When Autistic Routines Bend, then Break | Going to the Mattresses with Stressors

There’s only so much I can manage. And at that point, I can only hope to bend my furthest without breaking.

Unlike everyone else on the planet, I don’t look forward to three day weekends or holidays. And it’s sad, because I genuinely enjoy what I have to look forward to — truly!

But the routine break can be backbreaking.

Lemme explain this autistic trait of routine. Routine and repetition are our R&R — we thrive on predictability, reducing the mental load in adapting, and being able to “opt in” and commit in environments that mostly remain undisturbed.

So when we hit structural changes to this routine, it’s tough sledding.

This weekend, instead of hauling off to church, we instead bought the girls their new bunk beds, grilled outdoors, disassembled beds, stored beds, assembled new ones, bought new mattresses, made up the beds, and then-whew-done.

It doesn’t sound hard. But when all of that runs counter to the rank-and-file Sunday/Monday combo, it becomes hard.

Mind you, I adapt and stretch the best I can — in my mind I chalk out the outline of the day (build beds, make beds, store beds, lift things), but as soon as something falls outside of that outline, yikes.

And that happened :/

I have to draw a line between my autism and my generally-acerbic expressions, and this weekend was more of the latter. Due to my own error, I ended up having to add some extra steps outside that chalk outline and just ended the day incensed, angry, and short-tempered.

So close, H2 — so close to accounting for everything, but just short enough to light off my fuse.

That was the story: what should have been a “yay party omg labordayvibes” weekend became a sweet memory turned sour by my own rigidity and bending just a little too far and breaking.

My advice to my autistic self?

Make that chalk outline bigger.

Give a wider berth to disruptions.

And don’t buy used mattresses.

Hope your three-day weekend went well! I’ll do better on my next one. To learn more about autism from an autistic person’s perspective, follow & subscribe to The Life Autistic here and on YouTube — or follow the more whimsical, spontaneous, and amusing content on Twitter / Instagram. Thanks!

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Changing Routines: The Autistic Survival Guide to Interruptions & Disruptions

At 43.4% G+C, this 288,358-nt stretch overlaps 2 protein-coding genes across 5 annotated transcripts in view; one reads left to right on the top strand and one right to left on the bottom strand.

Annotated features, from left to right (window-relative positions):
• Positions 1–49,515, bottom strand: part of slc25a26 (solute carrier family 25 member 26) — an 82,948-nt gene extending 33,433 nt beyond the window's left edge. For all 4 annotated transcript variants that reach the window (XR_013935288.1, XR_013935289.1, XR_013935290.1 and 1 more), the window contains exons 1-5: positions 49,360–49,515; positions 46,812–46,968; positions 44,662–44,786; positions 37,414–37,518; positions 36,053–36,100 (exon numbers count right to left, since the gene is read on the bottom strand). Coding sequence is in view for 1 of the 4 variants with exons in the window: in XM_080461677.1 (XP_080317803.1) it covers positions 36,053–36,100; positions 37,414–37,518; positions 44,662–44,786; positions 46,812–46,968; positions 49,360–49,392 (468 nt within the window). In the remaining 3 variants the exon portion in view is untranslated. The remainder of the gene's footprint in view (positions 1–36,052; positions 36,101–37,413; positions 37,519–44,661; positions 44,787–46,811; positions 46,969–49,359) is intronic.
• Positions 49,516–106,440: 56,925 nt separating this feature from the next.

As an autistic child, I had a hard time with interruptions to my daily routine. As an autistic adult, I still do.

Last Friday, Mrs. H2 cracked open my office door. In her hands, she held our infant, struggling with a midday fuss. Beyond that din, I heard my other two daughters in a tussle downstairs.

“You’re going to hate me for saying this,” she warned. “Can you just not work out today?”

The situational, emotional, and programmatic ingredients in me commingled to a quickening, caustic burn — searing tendrils ran up my shoulders, tensing me in paralyzed impossibility. 

No matter how we want to act, we cannot undo how we feel.

I kicked my rationalizing into high gear (situational needs, emotional pleas, upcoming parties, compressed timeframes) to try to beat back the blaze against my routine pillars (I always work out at this time, I’ve already eaten to work out, my new weights just arrived) — but it was hard.

It is hard to just “pivot” and go with the flow, even when you have to. Even when you need to. And I’m not talking to you and your autistic children here — I’m an extremely rational, hard-working, hyperintrospective, mostly unselfish, grown adult. And it’s still hard. And if this is the thing that seems small and trite to you, then welcome to The Life Autistic, folks!

If you need to make a routine zag happen when you’re 99.9% ready to zig, here’s the best I’ve got:

Brace for impact. I do have to give Mrs. H2 credit: she knows I’m going to react poorly to change. I wish it were easier for me, but at least I know it’s coming, and I can start downshifting those gears and grinding them midstream.

Work through the reaction. I’m reminded of a great New Testament parable that states this well. Nine times out of ten, I’m going to react with a “No.” But when the dust settles, and I can work through that reaction, it’s easier for me to get onto action. Please just be ready for that reactive, gut-instinct no and give us room to relent.

Give us room to navigate. If you want to know how my story played out:

  1. I reacted poorly.
  2. I felt bad.
  3. It was bad for a bit.
  4. I settled down and didn’t work out during my hour.
  5. I helped watch the kids and lull the baby to sleep.
  6. Mrs. H2 was freed up to get cakes made for a party.
  7. I worked out later in the day.
  8. The party turned out great.
  9. The end.

I just assumed it wasn’t “ok” to work out, rather than reframe it as “Is there something I can help with to where I can still adjust my routine without abandoning it entirely?” When I have the room and leeway and agency to adjust, I can manage. 

Did you know: I’m autistic, and I am still learning more about this every day. It’s not easy living it, but it’s a lot to learn from. To discover more about autism from an autistic person’s perspective, follow & subscribe to The Life Autistic – or follow the more whimsical, spontaneous, and amusing content on Twitter / Instagram. Thanks!